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Samsung Plans Mobile Payment Service

Ever since Apple Pay debuted in October, it seems like everyone and their mother is working on a mobile payment service of their own (seriously, ask your mom about her beta). Now Samsung is preparing to enter the ring, according to Re/Code, which reports that the Korean mobile device maker is in talks with LoopPay, a startup that enables mobile payments at exiting card readers using secure magnetic transmission.

Samsung’s system would combine fingerprint scanning technology on the latest Galaxy handset, similar to Apple’s system for verifying the identity of the mobile device user, with LoopPay’s technology, which basically allows smartphones to mimic credit cards’ magnetic signatures, meaning retailers don’t have to replace their legacy card readers with fancy new mobile kit. The system would also use “tokenization,” which converts money into secure “tokens” that provide no storable data to retailers. 

LoopPay’s mobile payments solution does require additional hardware, in the form of a specially designed smartphone case containing the magnetic signature components. The startup’s other products allow consumers to pay with a key fob or electronic card.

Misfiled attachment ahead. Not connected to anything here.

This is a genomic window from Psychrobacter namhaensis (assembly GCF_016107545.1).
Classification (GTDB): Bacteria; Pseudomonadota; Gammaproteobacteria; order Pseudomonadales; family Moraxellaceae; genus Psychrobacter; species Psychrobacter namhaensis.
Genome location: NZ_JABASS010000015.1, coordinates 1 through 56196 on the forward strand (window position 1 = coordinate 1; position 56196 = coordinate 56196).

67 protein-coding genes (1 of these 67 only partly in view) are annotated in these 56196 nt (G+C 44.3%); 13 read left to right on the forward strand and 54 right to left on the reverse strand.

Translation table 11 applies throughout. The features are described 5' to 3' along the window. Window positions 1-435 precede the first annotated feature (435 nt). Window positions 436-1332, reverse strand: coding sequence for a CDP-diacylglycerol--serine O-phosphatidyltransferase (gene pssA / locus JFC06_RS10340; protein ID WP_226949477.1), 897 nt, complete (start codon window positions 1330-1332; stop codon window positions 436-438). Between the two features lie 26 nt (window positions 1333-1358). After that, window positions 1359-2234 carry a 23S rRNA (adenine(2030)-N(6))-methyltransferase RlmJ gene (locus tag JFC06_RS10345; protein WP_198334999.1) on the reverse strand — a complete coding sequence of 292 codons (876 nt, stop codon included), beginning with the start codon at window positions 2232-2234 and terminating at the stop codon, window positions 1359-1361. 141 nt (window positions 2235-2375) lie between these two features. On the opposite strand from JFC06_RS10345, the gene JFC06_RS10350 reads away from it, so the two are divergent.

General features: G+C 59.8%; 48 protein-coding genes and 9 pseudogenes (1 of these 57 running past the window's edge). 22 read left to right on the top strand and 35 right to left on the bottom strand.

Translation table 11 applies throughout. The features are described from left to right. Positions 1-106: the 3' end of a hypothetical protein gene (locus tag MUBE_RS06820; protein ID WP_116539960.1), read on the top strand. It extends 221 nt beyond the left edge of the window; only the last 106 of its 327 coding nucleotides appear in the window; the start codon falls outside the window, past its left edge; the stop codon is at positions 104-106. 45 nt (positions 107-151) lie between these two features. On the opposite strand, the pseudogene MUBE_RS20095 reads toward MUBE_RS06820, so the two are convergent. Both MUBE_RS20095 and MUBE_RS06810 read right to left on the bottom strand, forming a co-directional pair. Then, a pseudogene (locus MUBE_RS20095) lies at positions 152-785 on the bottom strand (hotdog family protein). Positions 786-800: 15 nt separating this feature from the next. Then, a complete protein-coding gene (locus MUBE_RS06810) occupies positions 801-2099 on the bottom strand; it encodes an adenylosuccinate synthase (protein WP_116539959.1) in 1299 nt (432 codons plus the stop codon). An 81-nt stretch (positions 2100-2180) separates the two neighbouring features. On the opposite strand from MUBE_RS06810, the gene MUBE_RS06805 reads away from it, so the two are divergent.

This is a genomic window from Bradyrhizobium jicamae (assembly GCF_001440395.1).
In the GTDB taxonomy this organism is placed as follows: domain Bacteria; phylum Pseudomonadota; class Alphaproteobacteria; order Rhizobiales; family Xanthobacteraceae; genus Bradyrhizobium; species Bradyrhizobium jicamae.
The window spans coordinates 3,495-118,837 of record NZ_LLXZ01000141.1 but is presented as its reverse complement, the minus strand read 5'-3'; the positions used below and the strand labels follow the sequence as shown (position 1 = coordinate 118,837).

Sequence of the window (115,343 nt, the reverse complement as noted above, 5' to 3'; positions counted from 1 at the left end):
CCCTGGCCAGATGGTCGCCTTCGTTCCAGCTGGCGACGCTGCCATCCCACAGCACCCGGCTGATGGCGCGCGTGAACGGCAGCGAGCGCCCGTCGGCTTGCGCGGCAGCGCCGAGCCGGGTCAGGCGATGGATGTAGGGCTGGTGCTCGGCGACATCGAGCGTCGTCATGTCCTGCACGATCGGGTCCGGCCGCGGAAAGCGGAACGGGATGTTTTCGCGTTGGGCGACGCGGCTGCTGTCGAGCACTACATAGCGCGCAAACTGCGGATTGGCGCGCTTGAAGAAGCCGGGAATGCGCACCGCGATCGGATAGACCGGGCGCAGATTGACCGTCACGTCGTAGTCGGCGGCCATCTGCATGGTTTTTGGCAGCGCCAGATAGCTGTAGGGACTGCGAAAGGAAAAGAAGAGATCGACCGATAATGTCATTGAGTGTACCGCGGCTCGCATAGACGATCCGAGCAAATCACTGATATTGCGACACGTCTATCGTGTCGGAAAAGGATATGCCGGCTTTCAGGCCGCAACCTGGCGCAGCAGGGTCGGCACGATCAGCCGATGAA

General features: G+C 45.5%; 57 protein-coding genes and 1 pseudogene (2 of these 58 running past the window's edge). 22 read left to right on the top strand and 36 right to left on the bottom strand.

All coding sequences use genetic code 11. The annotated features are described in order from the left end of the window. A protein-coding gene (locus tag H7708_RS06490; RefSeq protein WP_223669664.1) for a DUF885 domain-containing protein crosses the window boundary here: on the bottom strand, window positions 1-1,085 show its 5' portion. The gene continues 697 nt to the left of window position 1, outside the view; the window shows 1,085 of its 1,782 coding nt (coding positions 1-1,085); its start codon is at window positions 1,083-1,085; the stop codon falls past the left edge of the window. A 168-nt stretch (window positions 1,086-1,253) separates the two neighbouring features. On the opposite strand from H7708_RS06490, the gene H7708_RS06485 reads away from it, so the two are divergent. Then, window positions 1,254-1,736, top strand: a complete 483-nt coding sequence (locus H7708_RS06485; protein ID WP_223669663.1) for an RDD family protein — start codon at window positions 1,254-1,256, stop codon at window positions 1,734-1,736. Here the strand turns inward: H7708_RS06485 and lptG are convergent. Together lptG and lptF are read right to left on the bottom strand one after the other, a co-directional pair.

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LoopPay claims to already be accepted at over ten million merchant locations across the U.S., through relationships with merchants like Target, Macy’s, Starbucks, and Walmart. The startup recently announced strategic investments from Visa and Synchrony Financial, a major private label card issuer.

While tech firms are bullish on mobile payments, it remains to be seen if consumers will develop the same enthusiasm, given their worries about payment security. This week a survey of 2,011 U.S. and U.K. consumers by One Poll found that just 1% of those polled believe third party mobile payment services such as Apple Pay or Google Wallet are a safe way of making in-store purchases.

Last month a survey of 4,200 U.S. households conducted by Phoenix Marketing International found that two-thirds said they would rather use a mobile app from a bank, versus less than a third who said they would opt for Apple Pay. 65% said their main concern about Apple Pay was the security of their private financial information.

1 comment about "Samsung Plans Mobile Payment Service".
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  1. Nancy Arter from Nielsen, December 24, 2014 at 12:01 p.m.

    Great article! I think that as these device "pay" apps are launched and the initial concerns are quelled by the masses using them, they will be heavily adopted. Think about the worry around using a banking app on mobile devices just a few years ago. As you indicate above, two-thirds of consumers surveyed are now comfortable using these apps. My view is that Apple Pay and Samsung's LoopPay will follow this same trajectory as these device manufacturers convince consumers that they are completely secure. I think they will work to ensure that they are, and market that accordingly.

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